One such businessman
was Sir John Magill, creation of Ulster railway
engineer and top crime novelist of the 1920s –
40s, Freeman Wills Crofts. In this week’s
programme John Bennett finds out more about Crofts
and retraces Sir John Magill’s Last Journey.
John began his journey outside the former New
Scotland Yard building on the Thames Embankment
because one of the many detectives based in this
building in the 1920s, 30s and 40s was Inspector
French. And in 1929 one of French’s many
cases involved the murder of Sir John Magill,
a well-known figure in public life in Northern
Ireland, as he was travelling on the night sleeper
from London to Stranraer.
All fiction of course because Inspector French,
who way back then was probably as famous as Hercule
Poirot or Miss Marple, was the creation of one
of the Big Five crime writers of that era –
Freeman Wills Crofts – while he was living
in Jordanstown, just outside Belfast.
Before setting out on his journey, John spoke
to Derek Martin, another former Jordanstown resident,
who has taken a keen interest in the life and
works of Crofts.
|John outside the
former New Scotland Yard building on the Thames
John’s railway journey proper began, as did Sir
John Magill’s Last Journey and Inspector French’s
subsequent journeyes as he carried out his enquiries,
at London’s Euston Station, very different to
the Euston Station of today. The huge Doric Arch at
the entrance and the massive Great Hall which French
passed through were swept away in the 1960s, when the
station was replaced by the present more utilitarian
structure. And the great steam locomotives which hauled
the trains north to Scotland have been replaced by electric
traction. Sleepers still operate to various destinations
in Scotland but, sadly, there is no longer a through
service to Stranraer.
John boarding the Caledonian
Sleeper for his journey north
So John took the Glasgow “Caledonian Sleeper”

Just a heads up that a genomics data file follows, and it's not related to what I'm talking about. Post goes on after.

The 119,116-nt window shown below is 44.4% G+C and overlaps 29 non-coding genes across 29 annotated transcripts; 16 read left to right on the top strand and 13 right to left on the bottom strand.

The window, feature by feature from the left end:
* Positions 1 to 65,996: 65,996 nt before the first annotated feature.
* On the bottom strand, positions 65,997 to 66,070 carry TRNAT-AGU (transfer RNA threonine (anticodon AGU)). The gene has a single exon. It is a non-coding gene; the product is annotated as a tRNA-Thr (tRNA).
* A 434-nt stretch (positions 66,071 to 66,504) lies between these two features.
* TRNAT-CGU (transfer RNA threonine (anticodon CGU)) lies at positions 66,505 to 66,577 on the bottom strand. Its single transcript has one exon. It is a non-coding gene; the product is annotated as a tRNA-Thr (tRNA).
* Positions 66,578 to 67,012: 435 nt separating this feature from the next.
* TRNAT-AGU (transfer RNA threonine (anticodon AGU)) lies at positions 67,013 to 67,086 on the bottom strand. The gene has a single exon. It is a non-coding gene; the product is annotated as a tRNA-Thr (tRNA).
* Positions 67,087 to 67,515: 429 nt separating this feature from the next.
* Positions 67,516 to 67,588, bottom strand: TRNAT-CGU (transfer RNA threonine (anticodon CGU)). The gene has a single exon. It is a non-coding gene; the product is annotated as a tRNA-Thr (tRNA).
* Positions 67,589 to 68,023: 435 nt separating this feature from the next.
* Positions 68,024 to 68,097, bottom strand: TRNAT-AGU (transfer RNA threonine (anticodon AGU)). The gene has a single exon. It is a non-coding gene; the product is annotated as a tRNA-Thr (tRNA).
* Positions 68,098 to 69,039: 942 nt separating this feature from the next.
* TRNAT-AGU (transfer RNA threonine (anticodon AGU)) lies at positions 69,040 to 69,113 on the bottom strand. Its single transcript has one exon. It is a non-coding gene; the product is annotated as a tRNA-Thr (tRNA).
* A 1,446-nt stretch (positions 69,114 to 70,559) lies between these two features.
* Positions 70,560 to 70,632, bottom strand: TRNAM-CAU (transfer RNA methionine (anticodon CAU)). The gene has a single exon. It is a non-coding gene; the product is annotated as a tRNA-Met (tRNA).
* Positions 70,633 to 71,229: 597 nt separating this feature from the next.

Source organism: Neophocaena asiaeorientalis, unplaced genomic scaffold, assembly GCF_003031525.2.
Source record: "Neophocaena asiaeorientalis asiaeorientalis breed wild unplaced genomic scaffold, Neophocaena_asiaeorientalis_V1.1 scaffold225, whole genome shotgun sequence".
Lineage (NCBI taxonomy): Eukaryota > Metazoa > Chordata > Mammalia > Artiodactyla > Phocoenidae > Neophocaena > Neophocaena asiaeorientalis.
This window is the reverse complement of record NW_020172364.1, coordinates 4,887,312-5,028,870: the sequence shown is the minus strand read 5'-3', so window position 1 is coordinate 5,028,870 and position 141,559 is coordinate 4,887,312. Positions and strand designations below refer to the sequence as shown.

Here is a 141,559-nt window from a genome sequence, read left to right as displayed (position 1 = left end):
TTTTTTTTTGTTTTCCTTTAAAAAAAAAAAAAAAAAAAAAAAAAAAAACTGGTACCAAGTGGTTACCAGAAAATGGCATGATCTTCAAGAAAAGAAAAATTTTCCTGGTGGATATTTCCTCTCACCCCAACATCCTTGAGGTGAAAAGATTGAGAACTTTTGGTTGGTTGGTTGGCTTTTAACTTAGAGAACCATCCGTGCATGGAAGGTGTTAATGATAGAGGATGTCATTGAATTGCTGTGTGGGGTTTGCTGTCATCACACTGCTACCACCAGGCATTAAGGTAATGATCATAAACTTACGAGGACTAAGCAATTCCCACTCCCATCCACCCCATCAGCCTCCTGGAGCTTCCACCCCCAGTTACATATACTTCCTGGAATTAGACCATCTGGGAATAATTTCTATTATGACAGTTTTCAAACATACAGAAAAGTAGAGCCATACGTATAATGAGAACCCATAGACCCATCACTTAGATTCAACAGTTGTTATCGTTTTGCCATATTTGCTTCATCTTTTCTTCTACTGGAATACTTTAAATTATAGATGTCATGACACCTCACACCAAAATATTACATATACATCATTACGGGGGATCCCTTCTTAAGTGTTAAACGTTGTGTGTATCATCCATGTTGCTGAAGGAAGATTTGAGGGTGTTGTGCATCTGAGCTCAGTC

and after sampling the facilities in the lounge car
he headed to his berth before getting his early morning
call, and a first class breakfast, in time to leave
the train at Carlisle at 5am!
He could have stayed on the train to Glasgow, and got
another couple of hours sleep, and then taken a train
to Ayr and then on to Stranraer, but as he wanted to
travel the route used by Sir John Magill and Inspector
French as closely as possible he had to change at Carlisle
and take a “Sprinter” railcar to continue
his journey over the Nith Valley Railway to Dumfries.
Sir John’s and Inspector French’s trains
would have continued directly to Stranraer, via Castle
Douglas, over a section of line known as “the
Port Road”, but it succumbed to the Beeching cuts
of the mid-1960s, leaving passengers today to take a
diversion via Kilmarnock and Ayr.
Stranraer John had to change his route again because
ferries no longer leave from there to Larne –
indeed it’s now over a decade since the last ships
sailed from Stranraer to Larne with Stena Line preferring
to operate their high speed ferry to and from Belfast.
So John had to resort to taxi for the short journey
to Cairnryan where John boarded a conventional ferry
for the crossing to Larne.
And, as at Euston, the railway scene at Larne Harbour
today is very different to that which greeted Inspector
French as he disembarked from his steamer, way back
in 1929. The railway station was on the quayside –
indeed it was designed by Freeman Wills Crofts’
uncle, Berkeley Dean Wise who was responsible for many
delightful station buildings in Co. Antrim – and
it was unusual in that it straddled a level crossing,
so that a moveable section of platform had to be inserted
when a train was in the station. There French would
have had a choice of two routes out of Larne. There
was the narrow gauge line to Ballymena which boasted
the fastest and most luxurious trains anywhere on the
narrow gauge in the British Isles, but passenger services
on that line ended in the 1930s, and of course there
was the broad gauge line to Belfast.
French’s journey on the boat train express to
Belfast’s York Road Station took little over half
an hour, running non-stop. But it’s now over a
decade since the boat train ran and today Larne Harbour
enjoys only a limited service of stopping trains which
take nearly an hour to reach Belfast.
John’s journey took him along the shore of Larne
Lough, through Whitehead which was developed by the
railway company as a seaside resort and where the Railway
Preservation Society of Ireland now have their headquarters,
along the shore of Belfast Lough to Carrickfergus with
its impressive Norman castle and fine Victorian railway
station, recently restored by Translink, through Jordanstown
where Freeman Wills Crofts once lived and where he created
Inspector French, past the magnificent Bleach Green
viaduct which carries the main line to Portrush and
Londonderry over Valentine’s Glen on the loop
line on which Crofts worked in the planning stage, and
on into Belfast.
Nowadays the trains bypass the site of York Road station,
where French would have disembarked from his short train
journey, and continue over the new Dargan bridge into
Central Station, and journey’s end.
Radio series produced
by Ian Sinclair © BBC Northern Ireland
The Caledonian Sleeper and services to and from Stranraer
are operated by First Scotrail:
Some links with further information about Freeman wills